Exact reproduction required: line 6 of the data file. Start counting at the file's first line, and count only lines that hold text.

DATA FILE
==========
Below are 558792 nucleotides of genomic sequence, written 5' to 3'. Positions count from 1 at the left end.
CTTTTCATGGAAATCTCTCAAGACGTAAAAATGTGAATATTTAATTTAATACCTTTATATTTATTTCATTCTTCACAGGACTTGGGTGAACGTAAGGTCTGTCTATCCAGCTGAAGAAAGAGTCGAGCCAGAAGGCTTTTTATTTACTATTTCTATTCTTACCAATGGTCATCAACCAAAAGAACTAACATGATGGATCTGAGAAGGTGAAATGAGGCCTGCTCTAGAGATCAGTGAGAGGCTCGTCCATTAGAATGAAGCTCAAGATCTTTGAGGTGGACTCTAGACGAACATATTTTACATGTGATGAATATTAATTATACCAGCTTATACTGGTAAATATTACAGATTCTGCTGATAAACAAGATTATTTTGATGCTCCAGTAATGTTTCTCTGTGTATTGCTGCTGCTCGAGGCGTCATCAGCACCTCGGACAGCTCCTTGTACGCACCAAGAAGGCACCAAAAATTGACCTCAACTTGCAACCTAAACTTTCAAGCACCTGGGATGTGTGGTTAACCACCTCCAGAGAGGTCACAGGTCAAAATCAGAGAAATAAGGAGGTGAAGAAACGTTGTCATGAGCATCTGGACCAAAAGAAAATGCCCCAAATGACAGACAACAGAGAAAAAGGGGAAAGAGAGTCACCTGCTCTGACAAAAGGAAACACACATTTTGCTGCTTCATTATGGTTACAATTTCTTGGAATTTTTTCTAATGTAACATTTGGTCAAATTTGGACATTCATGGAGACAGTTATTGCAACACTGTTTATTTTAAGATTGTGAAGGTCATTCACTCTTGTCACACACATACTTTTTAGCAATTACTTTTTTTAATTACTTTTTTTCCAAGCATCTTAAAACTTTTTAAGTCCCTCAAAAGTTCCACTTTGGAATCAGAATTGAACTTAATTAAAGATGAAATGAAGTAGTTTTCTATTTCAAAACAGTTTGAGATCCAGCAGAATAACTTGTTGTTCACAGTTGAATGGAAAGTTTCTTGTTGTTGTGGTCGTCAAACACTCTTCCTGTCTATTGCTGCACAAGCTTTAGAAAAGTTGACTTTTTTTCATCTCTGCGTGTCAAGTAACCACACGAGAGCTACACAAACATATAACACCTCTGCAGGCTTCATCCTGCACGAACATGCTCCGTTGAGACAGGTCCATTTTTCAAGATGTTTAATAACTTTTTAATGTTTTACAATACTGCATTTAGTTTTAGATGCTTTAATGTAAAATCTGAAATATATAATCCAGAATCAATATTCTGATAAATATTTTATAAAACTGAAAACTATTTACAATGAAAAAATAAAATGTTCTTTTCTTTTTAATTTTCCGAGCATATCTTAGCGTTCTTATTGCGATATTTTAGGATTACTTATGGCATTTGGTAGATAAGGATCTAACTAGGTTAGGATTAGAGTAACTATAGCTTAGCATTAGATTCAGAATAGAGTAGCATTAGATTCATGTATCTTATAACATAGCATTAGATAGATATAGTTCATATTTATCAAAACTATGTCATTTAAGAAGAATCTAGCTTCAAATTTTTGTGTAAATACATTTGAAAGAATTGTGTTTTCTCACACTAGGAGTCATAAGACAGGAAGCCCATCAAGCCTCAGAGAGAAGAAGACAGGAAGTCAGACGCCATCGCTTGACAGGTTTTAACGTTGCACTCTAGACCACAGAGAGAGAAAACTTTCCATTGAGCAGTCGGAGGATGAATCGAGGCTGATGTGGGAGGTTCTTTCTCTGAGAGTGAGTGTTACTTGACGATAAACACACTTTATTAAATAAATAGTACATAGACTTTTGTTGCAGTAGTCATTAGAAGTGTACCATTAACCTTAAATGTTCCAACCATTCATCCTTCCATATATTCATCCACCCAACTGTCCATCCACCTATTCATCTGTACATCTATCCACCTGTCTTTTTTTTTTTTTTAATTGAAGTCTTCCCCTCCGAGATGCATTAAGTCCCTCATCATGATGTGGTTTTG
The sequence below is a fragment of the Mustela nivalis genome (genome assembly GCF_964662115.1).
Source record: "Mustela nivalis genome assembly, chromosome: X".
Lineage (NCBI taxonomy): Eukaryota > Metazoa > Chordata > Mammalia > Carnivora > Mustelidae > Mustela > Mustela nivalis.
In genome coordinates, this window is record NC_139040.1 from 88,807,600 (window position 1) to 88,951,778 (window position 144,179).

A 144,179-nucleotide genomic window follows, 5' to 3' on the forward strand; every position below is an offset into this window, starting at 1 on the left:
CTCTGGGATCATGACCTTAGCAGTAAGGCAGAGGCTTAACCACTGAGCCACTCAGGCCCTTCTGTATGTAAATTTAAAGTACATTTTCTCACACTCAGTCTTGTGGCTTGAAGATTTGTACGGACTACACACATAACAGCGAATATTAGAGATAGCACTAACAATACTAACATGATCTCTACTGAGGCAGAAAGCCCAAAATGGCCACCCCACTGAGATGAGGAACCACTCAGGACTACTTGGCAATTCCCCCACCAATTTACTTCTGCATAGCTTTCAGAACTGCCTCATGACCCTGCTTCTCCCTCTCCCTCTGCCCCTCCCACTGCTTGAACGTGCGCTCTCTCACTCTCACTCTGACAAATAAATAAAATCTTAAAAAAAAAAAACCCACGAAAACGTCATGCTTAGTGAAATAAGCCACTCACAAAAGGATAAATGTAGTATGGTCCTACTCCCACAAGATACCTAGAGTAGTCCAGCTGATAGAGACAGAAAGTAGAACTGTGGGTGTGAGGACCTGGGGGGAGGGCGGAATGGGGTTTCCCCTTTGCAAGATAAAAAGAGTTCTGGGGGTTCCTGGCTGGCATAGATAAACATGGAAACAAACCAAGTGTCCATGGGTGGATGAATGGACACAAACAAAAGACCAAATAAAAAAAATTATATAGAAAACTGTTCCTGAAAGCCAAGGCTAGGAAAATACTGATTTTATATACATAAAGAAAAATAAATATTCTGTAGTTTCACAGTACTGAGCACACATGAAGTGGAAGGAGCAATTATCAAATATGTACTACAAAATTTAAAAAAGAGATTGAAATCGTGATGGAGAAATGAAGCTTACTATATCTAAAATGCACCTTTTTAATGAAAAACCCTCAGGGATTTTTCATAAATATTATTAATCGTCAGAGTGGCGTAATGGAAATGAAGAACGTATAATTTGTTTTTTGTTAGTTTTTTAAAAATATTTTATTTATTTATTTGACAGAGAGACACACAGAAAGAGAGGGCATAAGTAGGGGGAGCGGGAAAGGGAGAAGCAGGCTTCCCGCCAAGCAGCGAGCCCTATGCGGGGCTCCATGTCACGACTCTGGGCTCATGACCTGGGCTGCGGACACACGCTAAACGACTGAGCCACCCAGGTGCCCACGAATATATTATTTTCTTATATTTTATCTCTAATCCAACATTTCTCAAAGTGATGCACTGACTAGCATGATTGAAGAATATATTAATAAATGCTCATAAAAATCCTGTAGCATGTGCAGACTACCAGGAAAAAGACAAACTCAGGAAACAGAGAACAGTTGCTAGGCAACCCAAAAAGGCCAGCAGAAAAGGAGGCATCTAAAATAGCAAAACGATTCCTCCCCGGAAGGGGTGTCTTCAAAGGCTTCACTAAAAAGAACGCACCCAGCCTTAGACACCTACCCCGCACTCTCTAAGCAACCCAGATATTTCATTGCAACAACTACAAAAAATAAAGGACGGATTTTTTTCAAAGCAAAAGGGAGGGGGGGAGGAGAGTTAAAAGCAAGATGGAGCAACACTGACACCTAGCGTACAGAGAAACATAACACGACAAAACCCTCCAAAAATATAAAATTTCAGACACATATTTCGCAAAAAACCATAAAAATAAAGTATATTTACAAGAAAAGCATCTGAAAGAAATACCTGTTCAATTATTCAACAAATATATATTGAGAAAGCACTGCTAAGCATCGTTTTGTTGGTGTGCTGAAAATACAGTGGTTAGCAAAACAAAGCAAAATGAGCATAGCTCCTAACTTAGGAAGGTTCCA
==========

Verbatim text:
In genome coordinates, this window is record NC_139040.1 from 88,807,600 (window position 1) to 88,951,778 (window position 144,179).